I could go on for longer, but you can read it all yourself if you’d like.

I’m all for streamlining systems and making government more efficient whenever we can…I just am not sure creating a new division will accomplish this. I’ve never seen a situation in which adding more government makes it easier to maneuver and understand. But maybe this would be a first.

Highlighters make me happy.

I’ve spent no less than seven hours studying, discussing and considering this bill. I printed 153 pages of text, made several calls and emails, and delayed my calving checks a few times because I was in a zone with reading and research. (Don’t tell Mark.) In all, I’ve already spent significantly more time than the committee did before issuing a DO PASS. And my monetary investment with printing costs and time spent is somehow more than the fiscal impact that this bill will have on my state.

Excuse me while I go check cows…at least out there I’m well aware of the dung I may step in. I hope I’ve given you a few things to think about. And if you’re just as concerned as I am, there will be a committee hearing for the House at 9 a.m. on Friday, March 3. Maybe your voice should be heard.

The Un-American American

The last month or so has been an amazing study on current American society. I’ve quickly realized that we have a booming problem of passive-aggressive social media outbursts, mostly proclaiming that people are not inherently political – and then they continue on with a political rant.

Pledge Allegiance

Every day during our last Mayo trip, George would stop and say the Pledge of Allegiance to this flag. He was only 6, and he gets it.

Let me be clear: I’m a political person. I enjoy politics. I have definite ideas of what I would like to see our country look like in the future. I want to be engaged, involved and abreast of the topics. I will tell you, straight up, how I feel. And not with vaguebooking.

Let me just get a few thoughts off my chest:

  1. You have the right to vote. Although I encourage you to exercise that right, guess what? It’s also your right not to vote. And when you choose not to vote, then I have the right to minimize your influence on my opinion. That’s how it works.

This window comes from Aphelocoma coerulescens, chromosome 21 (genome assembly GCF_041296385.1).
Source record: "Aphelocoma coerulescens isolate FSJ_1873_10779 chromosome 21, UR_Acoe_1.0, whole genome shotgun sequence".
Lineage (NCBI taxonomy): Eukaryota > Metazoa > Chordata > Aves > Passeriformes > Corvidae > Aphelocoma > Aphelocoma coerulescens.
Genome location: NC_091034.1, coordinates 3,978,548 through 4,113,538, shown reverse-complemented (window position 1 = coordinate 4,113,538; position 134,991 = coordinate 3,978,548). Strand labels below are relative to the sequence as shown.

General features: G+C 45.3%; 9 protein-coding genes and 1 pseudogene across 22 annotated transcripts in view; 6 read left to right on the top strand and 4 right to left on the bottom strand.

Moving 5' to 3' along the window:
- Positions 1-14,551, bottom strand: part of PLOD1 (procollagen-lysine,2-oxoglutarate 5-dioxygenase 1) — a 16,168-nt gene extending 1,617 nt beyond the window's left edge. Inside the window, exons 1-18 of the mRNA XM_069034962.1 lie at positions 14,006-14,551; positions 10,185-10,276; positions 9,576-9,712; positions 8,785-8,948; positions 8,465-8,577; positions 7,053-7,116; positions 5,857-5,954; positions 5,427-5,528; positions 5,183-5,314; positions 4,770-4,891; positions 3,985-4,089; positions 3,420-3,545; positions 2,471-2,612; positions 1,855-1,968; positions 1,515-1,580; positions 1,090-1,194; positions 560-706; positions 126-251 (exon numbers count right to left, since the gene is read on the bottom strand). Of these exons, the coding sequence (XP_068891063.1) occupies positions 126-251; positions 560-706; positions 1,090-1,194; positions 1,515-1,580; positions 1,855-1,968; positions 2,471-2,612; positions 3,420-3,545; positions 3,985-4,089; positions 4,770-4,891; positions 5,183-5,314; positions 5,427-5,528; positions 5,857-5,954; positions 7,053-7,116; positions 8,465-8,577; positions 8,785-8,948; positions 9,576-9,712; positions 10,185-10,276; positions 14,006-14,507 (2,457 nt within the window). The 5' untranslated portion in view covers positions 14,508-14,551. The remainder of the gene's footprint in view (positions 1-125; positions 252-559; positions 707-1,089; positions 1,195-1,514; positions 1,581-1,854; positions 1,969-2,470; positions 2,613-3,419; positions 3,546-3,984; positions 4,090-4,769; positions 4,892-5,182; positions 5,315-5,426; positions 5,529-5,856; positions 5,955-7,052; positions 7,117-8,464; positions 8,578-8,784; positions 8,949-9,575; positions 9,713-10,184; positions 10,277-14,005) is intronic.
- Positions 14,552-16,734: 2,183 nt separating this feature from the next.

2. If you don’t believe in the “process” of government, then why are you shocked when it doesn’t work for you? Get involved. Make it work. Understand.
  3. Guess what? Every American has elected officials that represent them at some level of government. We, as citizens, control who sits in those offices. Don’t like them? Vote for someone else. Encourage your neighbors to do the same (maybe make sure they’re in the same political district…I don’t encourage voter fraud. lol). Don’t like any of the choices? Run. Unless you can’t – legally. But if that’s the case, maybe you shouldn’t be protesting so loud.
  4. You have the right to protest. But you don’t have a right to endanger others while doing so. Including blocking school buses full of children, throwing homemade bombs at law enforcement and leaving a mess behind that others are forced to clean up. I’ll defend your right to protest. But when your protest damages the very environment you proclaim to protect? I question your authenticity.
  5. Have a complaint? Better have a solution to go with it. Complaining just to rant is fine. Just don’t do it on social media. That’s why everyone needs a BFF to rant to – Facebook is not your BFF.

I get it. Life is hard. Things don’t always go like we want. Our candidates may lose. Some laws aren’t passed. Budgets are cut. Spenditures may skyrocket. And we all should have an opinion on those things.

But let’s truly use the American rights we’ve been given. Because if we don’t – well, then don’t be surprised when the un-American Americans begin to take over.

Clean water, wildlife and parks – but dirty politics

Let me clarify a few things: First and foremost, I’m a mother. My four boys are my sun, moon and stars, even when they drive me crazy. On top of that, I’m a farmer, a rancher, an agriculture advocate, a student, a blogger, a paralegal, a softball player, a writer and someone who enjoys having a fun time. I am not an economist, a tax expert, a politician (yet), an accountant, a lawyer…none of those things.